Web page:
Pact to end harmful fish subsidies difficult without special and differential treatment: India

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New Delhi: India on Monday said that concluding global negotiations to end harmful fisheries subsidies “would be difficult without special and differential treatment for developing countries who need it”. Arguing that the focus should be on distant water and large-scale industrial fishing, India told the World Trade Organization (WTO) that the talks should seek greater contribution from those who provide large subsidies, both in value and on per capita basis while providing exemption for the needs of small and subsistence fishermen.

The carve outs need to be fishermen who operate in the territorial seas and the Exclusive Economic Zone (EEZ) which is the boundary of sea zone extending up to 200 nautical miles from the shore, India said at an informal meeting of heads of delegation.

New Delhi’s statement comes in the wake of the multilateral trade body likely to consolidate views of member countries on the latest draft text on fisheries subsidies to be followed by full-fledged negotiations in September with the aim of finalising the pact by the end of December 2020.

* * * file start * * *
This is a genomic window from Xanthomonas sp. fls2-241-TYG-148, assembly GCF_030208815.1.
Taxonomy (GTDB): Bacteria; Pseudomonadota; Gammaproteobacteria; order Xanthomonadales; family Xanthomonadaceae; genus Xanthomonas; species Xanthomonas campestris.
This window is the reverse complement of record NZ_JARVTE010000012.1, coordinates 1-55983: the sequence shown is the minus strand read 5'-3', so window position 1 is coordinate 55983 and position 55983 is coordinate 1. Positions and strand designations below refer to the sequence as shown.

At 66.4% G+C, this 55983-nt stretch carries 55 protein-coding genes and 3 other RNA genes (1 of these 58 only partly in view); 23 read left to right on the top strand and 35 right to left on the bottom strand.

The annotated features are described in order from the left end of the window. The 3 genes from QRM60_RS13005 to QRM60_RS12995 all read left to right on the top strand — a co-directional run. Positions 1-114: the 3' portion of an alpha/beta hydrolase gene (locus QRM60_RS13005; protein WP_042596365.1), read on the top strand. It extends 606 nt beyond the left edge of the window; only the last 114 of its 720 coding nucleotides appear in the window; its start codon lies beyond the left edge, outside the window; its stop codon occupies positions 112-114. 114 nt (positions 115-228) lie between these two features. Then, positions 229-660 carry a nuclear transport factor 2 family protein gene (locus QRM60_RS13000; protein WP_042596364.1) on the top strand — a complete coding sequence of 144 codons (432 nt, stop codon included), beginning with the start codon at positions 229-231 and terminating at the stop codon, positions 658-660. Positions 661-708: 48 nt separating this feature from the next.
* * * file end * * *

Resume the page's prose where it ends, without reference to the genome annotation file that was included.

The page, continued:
WTO members are negotiating to finalise disciplines to eliminate subsidies for illegal, unreported and unregulated (IUU) fishing, and to prohibit certain forms of fisheries subsidies that contribute to overcapacity and overfishing.

The negotiations have made progress with draft texts emerging in respect of IUU and overfished stocks. However, in overfishing and overcapacity, several approaches are being discussed.

“We also need to quickly converge the various approaches for Overfishing and Overcapacity on the table and start negotiating on the consolidated text covering all pillars,” India said.

As per India’s proposal on the issue, a developing country is not eligible for the exemption if its GNI per capita crosses $5,000 for three consecutive years, has above 2% share in global marine capture, and the share of agriculture, forestry and fishing sectors is less than 10% of its GDP. It should also be engaging in distant water fishing.


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